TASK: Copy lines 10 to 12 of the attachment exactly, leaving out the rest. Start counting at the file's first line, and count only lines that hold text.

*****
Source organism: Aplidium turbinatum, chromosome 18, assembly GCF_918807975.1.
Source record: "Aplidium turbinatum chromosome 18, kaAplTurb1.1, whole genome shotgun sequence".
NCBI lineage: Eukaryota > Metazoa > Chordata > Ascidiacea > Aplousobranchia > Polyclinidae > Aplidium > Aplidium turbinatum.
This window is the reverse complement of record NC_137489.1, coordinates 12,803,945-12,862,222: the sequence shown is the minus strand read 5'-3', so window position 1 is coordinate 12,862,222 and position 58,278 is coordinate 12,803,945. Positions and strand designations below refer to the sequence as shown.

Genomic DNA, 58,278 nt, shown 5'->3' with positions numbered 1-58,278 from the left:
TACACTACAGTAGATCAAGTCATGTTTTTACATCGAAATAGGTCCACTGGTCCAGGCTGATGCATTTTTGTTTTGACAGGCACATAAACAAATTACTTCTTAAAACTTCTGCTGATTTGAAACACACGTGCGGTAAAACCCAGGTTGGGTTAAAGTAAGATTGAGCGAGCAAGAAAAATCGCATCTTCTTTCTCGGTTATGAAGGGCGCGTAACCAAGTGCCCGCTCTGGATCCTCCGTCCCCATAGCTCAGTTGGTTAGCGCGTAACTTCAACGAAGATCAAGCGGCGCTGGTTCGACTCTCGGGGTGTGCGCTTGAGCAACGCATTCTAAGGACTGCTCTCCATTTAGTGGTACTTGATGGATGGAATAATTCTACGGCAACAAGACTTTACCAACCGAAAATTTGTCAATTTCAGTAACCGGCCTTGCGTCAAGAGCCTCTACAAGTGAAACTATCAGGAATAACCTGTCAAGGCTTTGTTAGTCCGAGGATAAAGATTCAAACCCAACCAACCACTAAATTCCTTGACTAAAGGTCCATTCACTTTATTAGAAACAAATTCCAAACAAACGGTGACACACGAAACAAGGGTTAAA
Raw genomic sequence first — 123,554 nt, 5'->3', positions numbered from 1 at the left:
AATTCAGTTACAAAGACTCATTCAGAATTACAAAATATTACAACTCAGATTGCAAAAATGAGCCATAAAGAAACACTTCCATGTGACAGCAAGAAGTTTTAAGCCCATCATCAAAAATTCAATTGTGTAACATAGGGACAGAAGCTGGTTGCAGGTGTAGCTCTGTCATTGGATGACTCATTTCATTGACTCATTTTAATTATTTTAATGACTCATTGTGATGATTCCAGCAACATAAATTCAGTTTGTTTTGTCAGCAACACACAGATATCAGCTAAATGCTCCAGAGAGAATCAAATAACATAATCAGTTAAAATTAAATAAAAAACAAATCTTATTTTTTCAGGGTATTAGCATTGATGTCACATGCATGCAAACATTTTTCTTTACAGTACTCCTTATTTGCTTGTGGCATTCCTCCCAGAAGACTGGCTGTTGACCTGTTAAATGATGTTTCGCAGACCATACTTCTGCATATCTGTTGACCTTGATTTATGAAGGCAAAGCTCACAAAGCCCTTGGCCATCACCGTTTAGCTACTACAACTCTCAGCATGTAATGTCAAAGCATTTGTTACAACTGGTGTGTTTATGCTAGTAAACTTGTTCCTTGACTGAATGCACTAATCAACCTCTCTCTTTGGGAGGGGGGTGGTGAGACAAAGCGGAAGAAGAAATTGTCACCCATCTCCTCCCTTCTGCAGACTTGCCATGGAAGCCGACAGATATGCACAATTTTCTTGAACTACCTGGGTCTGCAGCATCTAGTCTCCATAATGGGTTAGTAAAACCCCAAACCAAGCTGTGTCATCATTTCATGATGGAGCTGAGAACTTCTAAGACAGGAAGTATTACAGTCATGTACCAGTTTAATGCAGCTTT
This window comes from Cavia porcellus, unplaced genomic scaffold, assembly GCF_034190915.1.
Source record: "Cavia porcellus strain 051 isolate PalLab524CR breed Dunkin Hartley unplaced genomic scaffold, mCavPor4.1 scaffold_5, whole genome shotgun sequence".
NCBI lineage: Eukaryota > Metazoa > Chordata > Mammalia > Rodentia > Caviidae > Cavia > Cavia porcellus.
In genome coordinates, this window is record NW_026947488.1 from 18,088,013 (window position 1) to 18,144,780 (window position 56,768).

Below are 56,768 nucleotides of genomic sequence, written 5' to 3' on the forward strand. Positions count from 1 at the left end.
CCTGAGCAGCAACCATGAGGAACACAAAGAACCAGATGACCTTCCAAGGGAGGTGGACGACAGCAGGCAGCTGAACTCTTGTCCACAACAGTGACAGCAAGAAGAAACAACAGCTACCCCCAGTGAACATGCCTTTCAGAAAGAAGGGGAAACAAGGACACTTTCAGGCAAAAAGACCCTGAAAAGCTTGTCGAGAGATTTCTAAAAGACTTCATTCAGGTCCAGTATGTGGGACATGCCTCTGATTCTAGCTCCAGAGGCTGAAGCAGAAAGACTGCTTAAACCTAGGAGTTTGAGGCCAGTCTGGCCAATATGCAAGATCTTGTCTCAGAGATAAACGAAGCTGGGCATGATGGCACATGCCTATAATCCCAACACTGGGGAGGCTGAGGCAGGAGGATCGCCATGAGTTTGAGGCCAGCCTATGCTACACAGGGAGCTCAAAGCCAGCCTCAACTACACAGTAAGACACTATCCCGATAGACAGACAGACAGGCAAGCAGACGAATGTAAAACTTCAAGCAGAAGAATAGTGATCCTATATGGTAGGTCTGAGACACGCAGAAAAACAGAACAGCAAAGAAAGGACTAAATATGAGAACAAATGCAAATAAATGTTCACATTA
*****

Source record: "Cavia porcellus strain 051 isolate PalLab524CR breed Dunkin Hartley unplaced genomic scaffold, mCavPor4.1 scaffold_5, whole genome shotgun sequence".
NCBI lineage: Eukaryota > Metazoa > Chordata > Mammalia > Rodentia > Caviidae > Cavia > Cavia porcellus.
In genome coordinates, this window is record NW_026947488.1 from 18,088,013 (window position 1) to 18,144,780 (window position 56,768).